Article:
Henry S. D'Auria is the Chief Investment Officer of Emerging Markets Value Equities, a position he has held since 2002, and Portfolio Manager for the Next 50 Emerging Markets Fund. He served as co-CIO of International Value Equities from 2003 to 2012. Prior to that, D'Auria was one of the lead architects of the firm's global research department, which he managed from 1998 through 2002. Over the years, he has also served as director of research of Small Cap Value Equities and director of research of Emerging Markets Value Equities. D'Auria joined the firm in 1991 as a research analyst covering consumer and natural gas companies, and later covered the financial-services industry. He was previously a vice president and sell-side analyst at PaineWebber, where he specialized in restaurants, lodging and retail. D'Auria holds a BA in economics from Trinity College and is a CFA charterholder. Location: New York
Sergey Davalchenko was appointed Chief Investment Officer of Emerging Markets Growth in February 2022. He has been a member of the portfolio-management team for Emerging Markets Growth since 2012 and has been the lead portfolio manager for the Emerging Markets Small Cap service since its inception in 2018. Before joining AB in 2011, Davalchenko was a senior international analyst at Global Currents Investment Management, a subsidiary of Legg Mason. Prior to that, he worked as a portfolio manager at Fenician Capital Management, where he was a partner. Davalchenko gained valuable on-the-ground experience through entrepreneurial work in emerging-market countries. He was also involved in various private equity transactions, primarily in Africa and Brazil. Early in his career, Davalchenko specialized in international equities in various analyst and portfolio-management roles for the State of Wisconsin Investment Board and Oppenheimer Capital. He holds a BS in finance from the University of Wisconsin. Location: New York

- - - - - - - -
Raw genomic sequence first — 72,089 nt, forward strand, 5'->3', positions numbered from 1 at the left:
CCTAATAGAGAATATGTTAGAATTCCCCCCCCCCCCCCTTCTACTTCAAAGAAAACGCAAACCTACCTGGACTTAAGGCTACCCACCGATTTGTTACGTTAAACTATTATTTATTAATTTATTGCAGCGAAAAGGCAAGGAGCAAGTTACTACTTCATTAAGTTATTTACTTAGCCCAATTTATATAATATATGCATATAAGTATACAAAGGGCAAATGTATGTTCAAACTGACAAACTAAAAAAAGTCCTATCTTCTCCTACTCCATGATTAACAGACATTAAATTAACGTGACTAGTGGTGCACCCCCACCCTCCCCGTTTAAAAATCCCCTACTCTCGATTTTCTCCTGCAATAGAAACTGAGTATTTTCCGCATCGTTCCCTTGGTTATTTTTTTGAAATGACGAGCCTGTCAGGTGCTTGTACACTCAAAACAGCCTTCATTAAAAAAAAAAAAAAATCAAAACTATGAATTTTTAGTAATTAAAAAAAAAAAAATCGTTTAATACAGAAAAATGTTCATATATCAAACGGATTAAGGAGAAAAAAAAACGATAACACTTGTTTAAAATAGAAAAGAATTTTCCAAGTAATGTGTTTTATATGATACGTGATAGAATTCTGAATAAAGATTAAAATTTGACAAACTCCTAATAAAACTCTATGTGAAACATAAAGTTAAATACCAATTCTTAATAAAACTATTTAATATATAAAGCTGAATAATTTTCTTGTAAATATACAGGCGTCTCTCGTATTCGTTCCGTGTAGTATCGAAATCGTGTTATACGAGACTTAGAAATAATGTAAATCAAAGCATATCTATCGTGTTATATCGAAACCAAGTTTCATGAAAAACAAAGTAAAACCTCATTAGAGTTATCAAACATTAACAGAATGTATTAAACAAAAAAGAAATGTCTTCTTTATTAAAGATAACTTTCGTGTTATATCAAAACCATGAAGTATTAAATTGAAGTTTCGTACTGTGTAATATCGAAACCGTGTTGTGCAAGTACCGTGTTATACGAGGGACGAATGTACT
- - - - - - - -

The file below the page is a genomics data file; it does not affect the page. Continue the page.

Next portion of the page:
Sammy Suzuki is Co-Chief Investment Officer of Strategic Core Equities. He was a key architect of the Strategic Core Platform and has been managing the Global, International and US portfolios since 2015, and the Emerging Markets portfolio since its inception in 2012. Suzuki has managed portfolios for nearly two decades. From 2010 to 2012, he also held the role of director of Fundamental Value Research, where he managed 50 fundamental analysts globally. Prior to managing portfolios, Suzuki spent a decade as a research analyst. He joined AB in 1994 as a research associate, first covering the capital equipment industry, followed by the technology and global automotive industries. Before joining the firm, Suzuki was a consultant at Bain & Company. He holds both a BSE in materials engineering from the School of Engineering and Applied Science, and a BS in finance from the Wharton School at the University of Pennsylvania (magna cum laude). He is a CFA charterholder and a member of the Board of the CFA Society New York. Location: New York
AllianceBernstein is an Associate Member of TEXPERS. The views and opinions contained herein are those of the author and do not necessarily represent the views of TEXPERS nor AllianceBernstein. These views are subject to change.
The views expressed herein do not constitute research, investment advice or trade recommendations and do not necessarily represent the views of all AB portfolio-management teams. Views are subject to change over time. MSCI makes no express or implied warranties or representations, and shall have no liability whatsoever with respect to any MSCI data contained herein. The MSCI data may not be further redistributed or used as a basis for other indices or any securities or financial products. This report is not approved, reviewed or produced by MSCI.